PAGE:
In his latest film, Nostalgia for the Light, legendary documentary maker Patricio Guzman draws stirring parallels between astronomers in Chile’s Atacama Desert and people on the ground, searching for the remains of their loved ones who disappeared under Pinochet’s brutal regime.
Do we ever truly live in the present? Is one person’s notion of the present different to another’s? Or is the past the only constant force in this world? In Guzman’s film, it would appear that whether one looks through a telescope into the heavens or makes an increasingly futile search on ground level, the objective conclusion is the same: we are, at all times, governed by our past. The astronomers view things pragmatically: scientific exploration into the past will inevitably yield some answers. It just so happens those answers then lead to more questions.
The haunting, sandblasted climate of the Atacama Desert itself poses the same quandary, forever hiding the fundamental riddles in every crevice and only revealing teasing, cruel glimpses of what the past means. For every fragment of information that’s given up, the desert holds millions more close to its heart.
This is where Guzman’s film fans out and takes on ever more haunting significance. An archaeologist muses over a rudimentary cave painting, assessing its practical implications. By contrast, a desperate group of women frantically search the desert for the remains of their loved ones, political prisoners who vanished as a result of Augusto Pinochet’s dictatorship. An especially poignant image is the abandoned concentration camp, Chacabuco, a windblown testament to what the country has gone through.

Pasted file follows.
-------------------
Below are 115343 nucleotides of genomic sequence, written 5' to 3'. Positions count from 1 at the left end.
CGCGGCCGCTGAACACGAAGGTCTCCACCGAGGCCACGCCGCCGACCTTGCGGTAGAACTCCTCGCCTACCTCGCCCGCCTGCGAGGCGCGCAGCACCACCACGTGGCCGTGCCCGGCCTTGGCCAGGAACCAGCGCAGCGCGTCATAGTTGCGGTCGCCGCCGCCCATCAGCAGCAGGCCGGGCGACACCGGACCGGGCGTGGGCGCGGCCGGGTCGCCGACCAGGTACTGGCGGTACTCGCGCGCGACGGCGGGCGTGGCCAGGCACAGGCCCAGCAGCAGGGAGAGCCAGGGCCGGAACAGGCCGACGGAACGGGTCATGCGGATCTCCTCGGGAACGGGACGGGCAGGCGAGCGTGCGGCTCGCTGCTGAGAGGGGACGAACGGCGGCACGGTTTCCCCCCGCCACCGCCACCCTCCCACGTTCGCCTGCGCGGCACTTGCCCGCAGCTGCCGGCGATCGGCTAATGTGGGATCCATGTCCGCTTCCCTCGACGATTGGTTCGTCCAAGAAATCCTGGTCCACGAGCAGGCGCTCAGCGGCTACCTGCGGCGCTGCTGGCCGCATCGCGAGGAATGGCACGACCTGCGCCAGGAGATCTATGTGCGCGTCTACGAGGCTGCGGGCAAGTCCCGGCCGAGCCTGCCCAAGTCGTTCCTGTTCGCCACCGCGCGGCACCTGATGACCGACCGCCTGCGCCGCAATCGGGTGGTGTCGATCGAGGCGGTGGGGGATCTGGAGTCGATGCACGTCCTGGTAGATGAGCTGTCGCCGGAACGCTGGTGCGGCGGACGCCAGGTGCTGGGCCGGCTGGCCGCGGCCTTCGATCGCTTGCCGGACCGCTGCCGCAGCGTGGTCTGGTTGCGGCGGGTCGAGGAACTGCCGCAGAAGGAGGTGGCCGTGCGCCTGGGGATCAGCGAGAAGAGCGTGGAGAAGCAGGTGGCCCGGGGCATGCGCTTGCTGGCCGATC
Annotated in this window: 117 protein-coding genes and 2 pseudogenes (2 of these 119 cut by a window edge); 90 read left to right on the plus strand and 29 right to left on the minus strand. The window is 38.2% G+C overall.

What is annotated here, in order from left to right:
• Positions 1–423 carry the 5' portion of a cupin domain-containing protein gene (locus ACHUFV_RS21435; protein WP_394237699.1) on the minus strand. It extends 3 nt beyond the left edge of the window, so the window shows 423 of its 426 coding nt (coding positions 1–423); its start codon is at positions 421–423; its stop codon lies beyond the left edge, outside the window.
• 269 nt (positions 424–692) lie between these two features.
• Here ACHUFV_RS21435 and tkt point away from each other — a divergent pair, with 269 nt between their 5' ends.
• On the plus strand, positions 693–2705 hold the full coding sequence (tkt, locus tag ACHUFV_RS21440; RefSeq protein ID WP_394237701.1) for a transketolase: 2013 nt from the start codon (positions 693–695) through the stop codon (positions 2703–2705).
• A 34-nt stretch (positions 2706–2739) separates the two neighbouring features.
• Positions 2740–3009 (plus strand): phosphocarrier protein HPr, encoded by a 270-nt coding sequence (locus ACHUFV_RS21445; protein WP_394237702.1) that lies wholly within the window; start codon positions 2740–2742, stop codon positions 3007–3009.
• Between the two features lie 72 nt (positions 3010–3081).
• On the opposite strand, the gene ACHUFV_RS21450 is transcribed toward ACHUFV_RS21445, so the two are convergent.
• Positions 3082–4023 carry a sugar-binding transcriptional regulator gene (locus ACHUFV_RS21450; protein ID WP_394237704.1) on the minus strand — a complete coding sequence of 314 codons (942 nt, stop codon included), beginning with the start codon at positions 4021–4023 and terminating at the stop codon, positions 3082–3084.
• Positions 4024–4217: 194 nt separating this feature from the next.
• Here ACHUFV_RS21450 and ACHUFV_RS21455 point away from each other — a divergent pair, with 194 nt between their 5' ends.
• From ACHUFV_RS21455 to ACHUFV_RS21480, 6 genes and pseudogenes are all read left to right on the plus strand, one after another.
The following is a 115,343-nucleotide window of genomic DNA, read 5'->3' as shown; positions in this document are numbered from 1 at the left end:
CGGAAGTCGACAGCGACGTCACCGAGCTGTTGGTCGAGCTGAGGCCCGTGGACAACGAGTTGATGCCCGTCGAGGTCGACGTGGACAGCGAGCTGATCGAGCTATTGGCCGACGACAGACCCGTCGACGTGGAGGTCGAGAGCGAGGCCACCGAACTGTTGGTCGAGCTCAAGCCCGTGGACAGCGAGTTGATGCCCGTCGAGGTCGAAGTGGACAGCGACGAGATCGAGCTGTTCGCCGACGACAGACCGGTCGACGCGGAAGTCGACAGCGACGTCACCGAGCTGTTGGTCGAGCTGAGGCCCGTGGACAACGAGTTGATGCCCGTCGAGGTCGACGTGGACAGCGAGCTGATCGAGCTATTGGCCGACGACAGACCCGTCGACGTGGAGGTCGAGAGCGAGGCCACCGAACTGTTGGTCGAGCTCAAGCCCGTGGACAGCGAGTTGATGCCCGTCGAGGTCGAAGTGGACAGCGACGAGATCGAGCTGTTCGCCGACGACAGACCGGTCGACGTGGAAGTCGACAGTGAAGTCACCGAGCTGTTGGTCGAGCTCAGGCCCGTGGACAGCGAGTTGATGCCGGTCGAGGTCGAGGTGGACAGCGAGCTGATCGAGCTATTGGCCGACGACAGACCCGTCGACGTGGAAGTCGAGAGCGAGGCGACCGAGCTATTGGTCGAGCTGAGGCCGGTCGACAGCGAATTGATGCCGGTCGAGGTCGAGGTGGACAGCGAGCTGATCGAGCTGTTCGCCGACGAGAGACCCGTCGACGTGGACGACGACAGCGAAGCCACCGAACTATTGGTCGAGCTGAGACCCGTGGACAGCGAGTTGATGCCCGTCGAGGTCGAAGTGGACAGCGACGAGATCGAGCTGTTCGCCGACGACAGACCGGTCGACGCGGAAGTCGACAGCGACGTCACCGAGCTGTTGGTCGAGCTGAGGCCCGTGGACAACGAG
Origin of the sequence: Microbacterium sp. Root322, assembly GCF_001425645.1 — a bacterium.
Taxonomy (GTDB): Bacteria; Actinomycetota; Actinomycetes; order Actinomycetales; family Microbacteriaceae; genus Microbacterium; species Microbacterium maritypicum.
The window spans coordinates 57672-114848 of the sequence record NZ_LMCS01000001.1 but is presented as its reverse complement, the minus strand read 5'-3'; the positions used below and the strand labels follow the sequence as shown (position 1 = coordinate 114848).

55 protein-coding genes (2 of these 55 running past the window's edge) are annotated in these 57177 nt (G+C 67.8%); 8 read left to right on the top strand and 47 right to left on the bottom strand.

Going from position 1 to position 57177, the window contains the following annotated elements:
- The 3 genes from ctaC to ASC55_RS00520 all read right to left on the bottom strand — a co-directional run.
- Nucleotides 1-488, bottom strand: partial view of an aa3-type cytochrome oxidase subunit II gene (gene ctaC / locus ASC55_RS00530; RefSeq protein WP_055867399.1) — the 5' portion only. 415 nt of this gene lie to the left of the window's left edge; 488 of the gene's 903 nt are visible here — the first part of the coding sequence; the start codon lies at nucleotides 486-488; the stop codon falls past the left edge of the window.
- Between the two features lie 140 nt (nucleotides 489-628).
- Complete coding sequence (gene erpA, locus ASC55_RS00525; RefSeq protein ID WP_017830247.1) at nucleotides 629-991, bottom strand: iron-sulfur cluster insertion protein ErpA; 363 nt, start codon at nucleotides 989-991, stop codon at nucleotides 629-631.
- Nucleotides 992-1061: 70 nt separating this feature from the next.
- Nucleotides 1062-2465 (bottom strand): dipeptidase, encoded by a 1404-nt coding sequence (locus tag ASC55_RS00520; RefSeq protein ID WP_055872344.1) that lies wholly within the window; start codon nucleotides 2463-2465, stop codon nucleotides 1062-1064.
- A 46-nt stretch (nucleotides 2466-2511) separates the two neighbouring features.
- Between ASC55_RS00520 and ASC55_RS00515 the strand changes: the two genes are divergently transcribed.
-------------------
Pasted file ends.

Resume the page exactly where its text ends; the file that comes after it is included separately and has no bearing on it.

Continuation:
There is, it seems, a double standard when it comes to Chile’s ancient past and the more recent one bearing horrific scars of human cruelty. In interviews with the women, they describe how they are treated with contempt by the current government as a result of their searching. And yet, neither the astronomers nor the archaeologists appear to be treated in the same way. Is it right to draw a line under recent events even whilst it’s appropriate to research our ancestors?
The Atacama has no involvement in this political hypocrisy. Impassive and extraordinary, to the desert, there is but one notion of the past. Human involvement is as ephemeral as sunlight passing over a rock. Guzman’s wise film assesses human insignificance with the same distanced gaze but it’s a beautifully impassioned movie, sweeping in its examination of the stars and heart-breaking in its focus on a country that ripped itself apart.
Guzman is never didactic when it comes to introducing these questions and, sensibly, he never attempts to provide any answers. The visual sweep of the movie is intoxicating, best summed up by one incredible image of a person silhouetted against the twilight of the darkening desert whilst, above, a single star illuminates the sky. It’s a marvellous distillation of what the movie is about.
On a final note, it may be worth considering that as you’re reading this review, every passing word is already consigned to past history. As humans, we may never understand what it’s like to live in the present, but thanks to movies such as Nostalgia for the Light, we realise our condition is as much a wondrous experience as it is a melancholy one.